A group of people are claiming that the Earth is flat.  Meanwhile, much of humanity believes the Earth is round.  Who is right, and who is wrong?

Folks: we live in the Internet age, which means we can test these ideas with an EXPERIMENT.  To participate, all you need are three one-meter measuring sticks, a sunny day, some flat ground, and an Internet connection.  I hereby declare October 24th, 2017 as the day we #MeasureEarth.

What to measure

The goal is to determine the length of shadow your stick creates when you hold it straight up on a specific date at a specific time of day.  Then compare the length of shadow you measured with what people in other parts of the world measured.

Wait, why?

Do you expect people at other latitudes to measure the same length of shadow that you measure?  Why or why not?  What do you expect if the Earth is flat?  What if the Earth is round?  Discuss with your family, friends, classroom, or in the comments section!

Things you need

Three one-meter measuring sticks, flat ground, Internet connection.  Recommended add-ons: a plumb-bob or other device to ensure your stick is vertical, a camera to take photos of your experimental setup, a social media account to post your photos with tag #MeasureEarth.


On October. 24th at noon local time (1pm if your region is on Daylight Savings Time, noon otherwise), we #MeasureEarth!

  1. If it’s sunny, go outside to a location with flat ground.
  2. Position one measuring stick (henceforth the Shadow-casting stick) vertically.  The stick’s entire shadow must fall on the ground for the experiment to work.  Optional: use a plumb-bob or other device to keep the stick as close to truly vertical as you can.
  3. With the other measuring stick(s), measure the length of the shadow created by the Shadow-casting stick.
  4. Optional: Take photos of your setup!  Post them to social media and tag your posts with #MeasureEarth.
  5. Record the following quantities in the #MeasureEarth Google form:
    • your school/classroom/group/own name
    • your location (city and country)
    • your latitude*
    • your longitude*
    • the date of the experiment (should be Oct. 24, 2017)
    • the local time of the experiment (should be local noon, a.k.a. 12:00 pm)
    • the length of your Shadow-casting stick (should be 1.0 meters)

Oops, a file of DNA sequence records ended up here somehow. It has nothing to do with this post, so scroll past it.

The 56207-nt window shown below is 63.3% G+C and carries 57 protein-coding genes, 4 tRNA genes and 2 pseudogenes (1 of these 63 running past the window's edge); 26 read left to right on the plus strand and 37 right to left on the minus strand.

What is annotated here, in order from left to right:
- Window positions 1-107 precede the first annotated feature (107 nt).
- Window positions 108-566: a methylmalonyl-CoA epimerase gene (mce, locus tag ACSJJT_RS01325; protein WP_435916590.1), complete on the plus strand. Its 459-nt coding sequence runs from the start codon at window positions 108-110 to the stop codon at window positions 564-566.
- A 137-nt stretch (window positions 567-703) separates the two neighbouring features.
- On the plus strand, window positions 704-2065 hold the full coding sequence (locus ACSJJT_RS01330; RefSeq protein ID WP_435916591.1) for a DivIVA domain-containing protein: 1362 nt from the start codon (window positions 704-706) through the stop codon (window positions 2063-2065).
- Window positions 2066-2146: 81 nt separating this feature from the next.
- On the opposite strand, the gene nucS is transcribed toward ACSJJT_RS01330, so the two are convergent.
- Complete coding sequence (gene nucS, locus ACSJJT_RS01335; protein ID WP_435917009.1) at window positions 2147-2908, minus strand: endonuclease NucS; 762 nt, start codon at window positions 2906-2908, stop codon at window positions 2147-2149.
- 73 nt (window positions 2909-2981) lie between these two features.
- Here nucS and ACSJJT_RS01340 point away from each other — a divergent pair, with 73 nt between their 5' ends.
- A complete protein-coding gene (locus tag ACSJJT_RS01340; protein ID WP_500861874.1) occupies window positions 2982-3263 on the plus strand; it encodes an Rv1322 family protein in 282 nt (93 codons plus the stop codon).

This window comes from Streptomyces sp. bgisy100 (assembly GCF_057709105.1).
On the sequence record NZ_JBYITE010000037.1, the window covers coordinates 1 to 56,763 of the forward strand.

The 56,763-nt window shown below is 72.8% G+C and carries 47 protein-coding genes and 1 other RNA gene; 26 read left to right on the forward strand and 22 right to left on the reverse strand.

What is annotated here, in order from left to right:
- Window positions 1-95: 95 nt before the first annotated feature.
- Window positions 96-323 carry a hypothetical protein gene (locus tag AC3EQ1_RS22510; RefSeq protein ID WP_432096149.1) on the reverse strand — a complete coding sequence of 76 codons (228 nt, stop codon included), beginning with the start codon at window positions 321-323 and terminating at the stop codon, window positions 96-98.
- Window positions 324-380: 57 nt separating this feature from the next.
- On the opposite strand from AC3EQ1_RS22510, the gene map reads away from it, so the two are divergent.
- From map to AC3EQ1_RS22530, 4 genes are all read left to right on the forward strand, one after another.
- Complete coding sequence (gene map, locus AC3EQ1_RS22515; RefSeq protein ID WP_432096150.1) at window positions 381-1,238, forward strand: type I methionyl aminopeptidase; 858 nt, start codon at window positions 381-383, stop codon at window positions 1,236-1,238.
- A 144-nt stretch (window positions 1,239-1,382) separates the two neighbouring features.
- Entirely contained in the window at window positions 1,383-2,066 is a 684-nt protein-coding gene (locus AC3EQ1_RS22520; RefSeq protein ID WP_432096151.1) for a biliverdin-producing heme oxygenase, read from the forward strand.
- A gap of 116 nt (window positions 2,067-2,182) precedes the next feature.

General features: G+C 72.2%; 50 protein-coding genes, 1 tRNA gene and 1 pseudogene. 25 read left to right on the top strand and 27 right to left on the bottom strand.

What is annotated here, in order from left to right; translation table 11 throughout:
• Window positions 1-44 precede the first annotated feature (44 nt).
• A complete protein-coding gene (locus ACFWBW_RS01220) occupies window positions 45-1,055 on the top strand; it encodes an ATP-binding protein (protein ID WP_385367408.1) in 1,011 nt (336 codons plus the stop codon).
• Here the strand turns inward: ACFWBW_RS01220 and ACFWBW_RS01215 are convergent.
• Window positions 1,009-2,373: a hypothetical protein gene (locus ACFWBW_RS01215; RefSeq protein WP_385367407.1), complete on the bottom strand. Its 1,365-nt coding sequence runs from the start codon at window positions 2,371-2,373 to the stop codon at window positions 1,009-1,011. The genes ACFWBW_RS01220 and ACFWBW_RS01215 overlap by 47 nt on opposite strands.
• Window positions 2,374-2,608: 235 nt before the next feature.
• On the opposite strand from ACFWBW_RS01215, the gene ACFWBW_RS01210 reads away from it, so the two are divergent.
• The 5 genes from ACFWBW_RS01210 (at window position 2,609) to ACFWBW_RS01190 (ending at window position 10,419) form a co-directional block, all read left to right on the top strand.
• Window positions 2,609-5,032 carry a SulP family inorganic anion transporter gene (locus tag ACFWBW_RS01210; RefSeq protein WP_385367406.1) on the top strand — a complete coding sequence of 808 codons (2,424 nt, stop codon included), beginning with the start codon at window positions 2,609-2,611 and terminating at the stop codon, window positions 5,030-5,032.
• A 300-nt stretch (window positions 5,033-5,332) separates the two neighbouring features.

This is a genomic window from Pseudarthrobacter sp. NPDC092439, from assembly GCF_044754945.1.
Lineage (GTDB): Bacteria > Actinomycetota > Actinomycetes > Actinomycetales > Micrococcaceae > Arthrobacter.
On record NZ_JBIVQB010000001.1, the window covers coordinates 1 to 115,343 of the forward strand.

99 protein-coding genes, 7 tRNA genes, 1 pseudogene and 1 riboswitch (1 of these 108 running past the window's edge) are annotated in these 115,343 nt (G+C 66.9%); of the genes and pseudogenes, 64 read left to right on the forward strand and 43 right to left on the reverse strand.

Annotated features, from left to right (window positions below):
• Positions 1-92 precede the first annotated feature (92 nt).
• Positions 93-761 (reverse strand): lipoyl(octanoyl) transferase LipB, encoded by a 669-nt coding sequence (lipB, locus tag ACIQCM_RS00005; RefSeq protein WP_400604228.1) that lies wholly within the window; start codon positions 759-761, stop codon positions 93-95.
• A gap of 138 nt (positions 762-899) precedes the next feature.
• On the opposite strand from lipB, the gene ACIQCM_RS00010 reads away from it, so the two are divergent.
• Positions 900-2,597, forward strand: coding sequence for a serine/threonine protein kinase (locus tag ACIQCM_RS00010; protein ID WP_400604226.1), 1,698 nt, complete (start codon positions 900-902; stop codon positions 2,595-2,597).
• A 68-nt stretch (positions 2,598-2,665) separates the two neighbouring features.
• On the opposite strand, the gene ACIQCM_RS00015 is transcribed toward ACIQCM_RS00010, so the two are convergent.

• the length of shadow you measured
    • optional: the angle of incoming sunlight (see method of calculation below in the basic trigonometry section)
    • any comments about what happened during your experiment that might have compromised its quality.

*You can find your latitude and longitude here https://mynasadata.larc.nasa.gov/latitudelongitude-finder/ or at a number of other websites.

This diagram shows the experimental setup, including the option to calculate the angle of incoming rays of sunlight.


You did it!  Look through the world-wide results to compare the length of shadow you measured to what people in other parts of the world measured.  Especially focus on how the length of shadow relates to the experiment’s latitude.  Do you notice a pattern?  Describe the pattern in as much detail as you can.  If you know basic trigonometry, try the analysis in the trig. section below to see if you can get an even clearer description of the pattern.


How does the pattern you observed relate to the pattern you predicted depending on whether Earth is flat or round?

Middle School and up: consider trying…

Basic Trigonometry:

Calculate the length of the shadow divided by the length of the Shadow-casting stick.  This is the tangent of the angle between the incoming rays of sunlight and the vertical direction, and we call this quantity tan(θ) (pronounced “tan-theta”). Now take the arctan of tan(θ) to solve for θ, the angle of incoming rays of sunlight.  Convert your answer from radians to degrees by multiplying 180/π.

Compare your calculation of θ to what people around the world measured.  How does latitude relate to the angle θ?  Can you write down a simple equation that describes this rule?

Seasons and Times:

If you did this experiment on a different date of the year or at a different time of day, how might the relationship between latitude and θ change? [NOTE: You can test these predictions by repeating the experiment on the same date a few hours after noon, and at local noon on a date months in the future!  Feel free to record your results in the Google form if you do this.]

Circumference of Earth:

Look up the distance between two cities with similar longitudes but different latitudes.  What was the difference in θ measured in these two cities?  Use the difference in theta, dθ (pronounced “d-theta”), to estimate the circumference of Earth.  There are 360 degrees in a circle, so the circumference of Earth is the distance between the two cities times 360 divided by dθ.  Compare the circumference you calculated to what’s on the Internet: were you close?  The ancient Greek scientist Eratosthenes did a very similar experiment in the third century B.C.

This diagram illustrates how to calculate the circumference of the Earth based on the angles of incoming sunlight measured at two different latitudes (but the same longitude) and the distance between those locations.


High School and up: Consider trying…

Data Science: Look for other patterns in the data.  Compare the measured values of θ to the values of θ you predict in the Trigonometry section based on latitude.  What is the difference between the measured and predicted value?  Are there any locations around the world with particularly large differences between the predicted and measured values of θ?  Why is this happening?  What other patterns do you notice in the data, and why might they be there?  You can get creative about which fields of the questionnaire you investigate!